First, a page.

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New UFO footage 8/15 Downtown PDX

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posted on Aug, 17 2010 @ 09:03 PM
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Originally posted by InformationAgent
reply to post by Phage
 


I have followed your posting's for years. You sir = the reason I joined ATS.



might be the silliest thing ive read here in a month! lol
seriously? joined ATS cuz of Phage?
lol, whatever.


Phage can be cool, but c'mon. lol

ohh yeah, the thread..

I think it's prolly a toy also.
only I wont say "definitely a toy" and pretend i know for sure. lol




posted on Aug, 17 2010 @ 09:17 PM
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reply to post by yigsstarhouse
 



This looks like a UFO sky lantern on a tethered and controlled string.
Why this seems to be the latest rave is beyond me. But I s'pose they'd be fun to fly.



posted on Aug, 17 2010 @ 09:22 PM
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reply to post by yigsstarhouse
 


Yiggy!

The guys are right.....it's one one those motorised gliders with LED's on it.

I've watched them a lot.

Kind regards
Maybe...maybe not



posted on Aug, 17 2010 @ 11:55 PM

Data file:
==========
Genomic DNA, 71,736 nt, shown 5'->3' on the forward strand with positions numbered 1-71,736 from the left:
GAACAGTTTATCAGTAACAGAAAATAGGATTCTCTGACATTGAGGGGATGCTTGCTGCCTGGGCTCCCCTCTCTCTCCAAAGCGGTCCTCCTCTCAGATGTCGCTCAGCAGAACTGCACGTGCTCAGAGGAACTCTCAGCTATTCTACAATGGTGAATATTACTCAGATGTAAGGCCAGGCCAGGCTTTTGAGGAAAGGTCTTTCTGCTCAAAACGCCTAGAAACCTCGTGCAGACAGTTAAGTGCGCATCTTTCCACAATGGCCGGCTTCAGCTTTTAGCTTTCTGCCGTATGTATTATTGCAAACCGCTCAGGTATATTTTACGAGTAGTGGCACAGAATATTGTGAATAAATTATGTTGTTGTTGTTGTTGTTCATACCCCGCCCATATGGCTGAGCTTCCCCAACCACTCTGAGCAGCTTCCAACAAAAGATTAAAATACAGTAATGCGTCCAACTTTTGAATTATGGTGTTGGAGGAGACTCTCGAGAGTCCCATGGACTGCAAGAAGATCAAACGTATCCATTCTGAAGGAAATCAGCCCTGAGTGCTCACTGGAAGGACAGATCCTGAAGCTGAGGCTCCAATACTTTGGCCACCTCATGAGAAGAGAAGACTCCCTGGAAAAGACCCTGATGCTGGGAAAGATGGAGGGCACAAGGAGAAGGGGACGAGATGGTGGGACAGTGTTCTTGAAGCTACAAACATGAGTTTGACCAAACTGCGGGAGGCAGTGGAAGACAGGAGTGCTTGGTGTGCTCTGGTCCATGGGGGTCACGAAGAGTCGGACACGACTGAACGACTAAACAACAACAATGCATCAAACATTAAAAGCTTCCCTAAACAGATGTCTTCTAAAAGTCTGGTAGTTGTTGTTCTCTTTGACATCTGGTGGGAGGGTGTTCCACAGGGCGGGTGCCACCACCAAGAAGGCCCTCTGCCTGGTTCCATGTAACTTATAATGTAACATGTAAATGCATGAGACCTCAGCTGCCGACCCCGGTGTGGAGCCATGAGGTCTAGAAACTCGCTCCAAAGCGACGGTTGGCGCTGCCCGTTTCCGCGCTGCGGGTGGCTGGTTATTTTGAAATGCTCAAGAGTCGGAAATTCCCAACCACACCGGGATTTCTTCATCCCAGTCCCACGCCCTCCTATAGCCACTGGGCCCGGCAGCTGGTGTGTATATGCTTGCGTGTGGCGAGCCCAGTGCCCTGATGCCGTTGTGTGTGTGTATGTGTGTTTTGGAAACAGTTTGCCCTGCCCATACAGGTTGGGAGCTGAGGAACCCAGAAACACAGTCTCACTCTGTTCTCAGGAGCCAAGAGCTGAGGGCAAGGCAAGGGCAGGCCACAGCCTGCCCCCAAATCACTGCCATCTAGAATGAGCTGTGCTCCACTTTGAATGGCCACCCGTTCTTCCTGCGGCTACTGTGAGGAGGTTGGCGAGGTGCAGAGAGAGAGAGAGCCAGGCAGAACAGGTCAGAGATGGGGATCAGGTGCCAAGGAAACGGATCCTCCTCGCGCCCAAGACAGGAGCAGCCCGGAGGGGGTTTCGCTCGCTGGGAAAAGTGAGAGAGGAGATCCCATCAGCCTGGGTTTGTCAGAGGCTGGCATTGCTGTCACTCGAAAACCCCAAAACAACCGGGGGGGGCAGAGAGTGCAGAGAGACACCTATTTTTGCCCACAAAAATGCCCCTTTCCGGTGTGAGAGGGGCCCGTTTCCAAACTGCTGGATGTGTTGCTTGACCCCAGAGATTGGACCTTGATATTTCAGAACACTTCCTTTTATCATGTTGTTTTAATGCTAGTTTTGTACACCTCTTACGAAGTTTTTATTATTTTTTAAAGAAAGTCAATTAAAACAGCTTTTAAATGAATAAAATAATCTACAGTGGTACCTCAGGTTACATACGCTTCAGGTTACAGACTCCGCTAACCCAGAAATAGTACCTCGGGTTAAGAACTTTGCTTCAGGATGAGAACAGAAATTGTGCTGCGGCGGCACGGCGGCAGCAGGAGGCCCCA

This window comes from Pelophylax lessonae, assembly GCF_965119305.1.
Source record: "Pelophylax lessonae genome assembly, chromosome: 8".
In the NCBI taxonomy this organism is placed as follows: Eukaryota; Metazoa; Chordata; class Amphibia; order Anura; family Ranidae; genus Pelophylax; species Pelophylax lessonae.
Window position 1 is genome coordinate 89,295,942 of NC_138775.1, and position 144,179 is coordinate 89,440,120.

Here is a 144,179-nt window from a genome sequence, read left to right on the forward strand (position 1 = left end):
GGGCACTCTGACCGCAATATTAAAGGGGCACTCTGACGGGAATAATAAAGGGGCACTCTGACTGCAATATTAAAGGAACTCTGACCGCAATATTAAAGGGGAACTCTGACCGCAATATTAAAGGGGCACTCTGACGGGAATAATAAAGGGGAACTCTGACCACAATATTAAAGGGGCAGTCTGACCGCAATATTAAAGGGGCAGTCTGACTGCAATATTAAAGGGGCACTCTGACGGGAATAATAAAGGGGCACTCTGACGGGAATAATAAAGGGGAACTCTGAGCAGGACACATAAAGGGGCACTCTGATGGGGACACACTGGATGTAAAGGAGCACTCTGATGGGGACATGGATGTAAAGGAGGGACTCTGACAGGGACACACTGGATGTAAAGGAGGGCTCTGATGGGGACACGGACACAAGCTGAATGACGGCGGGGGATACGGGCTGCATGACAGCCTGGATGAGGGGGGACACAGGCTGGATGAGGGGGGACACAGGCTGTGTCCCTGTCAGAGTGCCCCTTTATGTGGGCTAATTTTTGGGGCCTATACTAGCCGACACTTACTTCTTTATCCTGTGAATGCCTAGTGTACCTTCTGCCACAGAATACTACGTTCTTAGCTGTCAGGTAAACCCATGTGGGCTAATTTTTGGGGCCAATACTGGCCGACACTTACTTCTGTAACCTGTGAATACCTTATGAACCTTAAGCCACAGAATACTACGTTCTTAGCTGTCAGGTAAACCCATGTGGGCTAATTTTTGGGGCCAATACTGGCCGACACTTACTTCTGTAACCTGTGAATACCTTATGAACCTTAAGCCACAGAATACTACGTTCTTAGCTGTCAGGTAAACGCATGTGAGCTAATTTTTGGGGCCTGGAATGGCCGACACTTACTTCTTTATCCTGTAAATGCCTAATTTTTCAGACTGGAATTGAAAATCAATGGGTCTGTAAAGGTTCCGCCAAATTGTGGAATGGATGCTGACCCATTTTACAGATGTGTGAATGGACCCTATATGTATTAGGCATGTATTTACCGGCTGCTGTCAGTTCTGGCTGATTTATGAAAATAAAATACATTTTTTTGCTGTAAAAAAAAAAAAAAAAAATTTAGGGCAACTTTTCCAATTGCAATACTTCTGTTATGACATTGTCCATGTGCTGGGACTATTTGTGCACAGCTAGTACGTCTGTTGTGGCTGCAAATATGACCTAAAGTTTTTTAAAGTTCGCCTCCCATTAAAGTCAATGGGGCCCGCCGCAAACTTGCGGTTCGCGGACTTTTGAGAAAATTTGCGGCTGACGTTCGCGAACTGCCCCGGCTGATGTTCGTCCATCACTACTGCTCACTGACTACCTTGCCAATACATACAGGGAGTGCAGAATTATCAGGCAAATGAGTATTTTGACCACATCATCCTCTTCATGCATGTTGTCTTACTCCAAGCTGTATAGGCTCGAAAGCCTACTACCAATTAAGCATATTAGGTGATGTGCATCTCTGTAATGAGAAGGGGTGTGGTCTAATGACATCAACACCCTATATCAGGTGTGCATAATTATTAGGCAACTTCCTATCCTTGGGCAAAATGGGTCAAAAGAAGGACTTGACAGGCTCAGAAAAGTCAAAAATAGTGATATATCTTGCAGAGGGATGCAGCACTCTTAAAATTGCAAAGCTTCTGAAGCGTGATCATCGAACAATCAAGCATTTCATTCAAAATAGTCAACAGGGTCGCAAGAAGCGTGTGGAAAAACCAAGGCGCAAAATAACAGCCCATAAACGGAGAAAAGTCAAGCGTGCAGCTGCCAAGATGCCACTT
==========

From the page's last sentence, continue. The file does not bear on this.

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reply to post by yigsstarhouse
 


"It wasn't a police car or anything." Really? Wow, this chick should win the obvious statement of the year award. I'm guessing it also wasn't a boa constrictor. For Pete's sake, make yourself useful and take your top off.



posted on Aug, 18 2010 @ 12:00 AM
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Originally posted by Maybe...maybe not
reply to post by yigsstarhouse
 


Yiggy!

The guys are right.....it's one one those motorised gliders with LED's on it.

I've watched them a lot.

Kind regards
Maybe...maybe not



May I ask you something although it's a little off topic (but I don't want to start a whole thread)


How far away (feet/miles) can a light from a plane (military or conventional) be seen from the ground at night?


I ask because I often see 'dots' of lights no bigger than a distant star. But....they move. I want to think they're satellites but very often, they move very slow (or apear to be) and then, stop and seem to go in another direction.

So it got me thinking. Can I be seeing a regular light, from a regular plane lets say, 20,000-30,000 away at night? Somehow I don't think so.

Thanks!



posted on Aug, 18 2010 @ 12:37 AM
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reply to post by PlausibleDeniability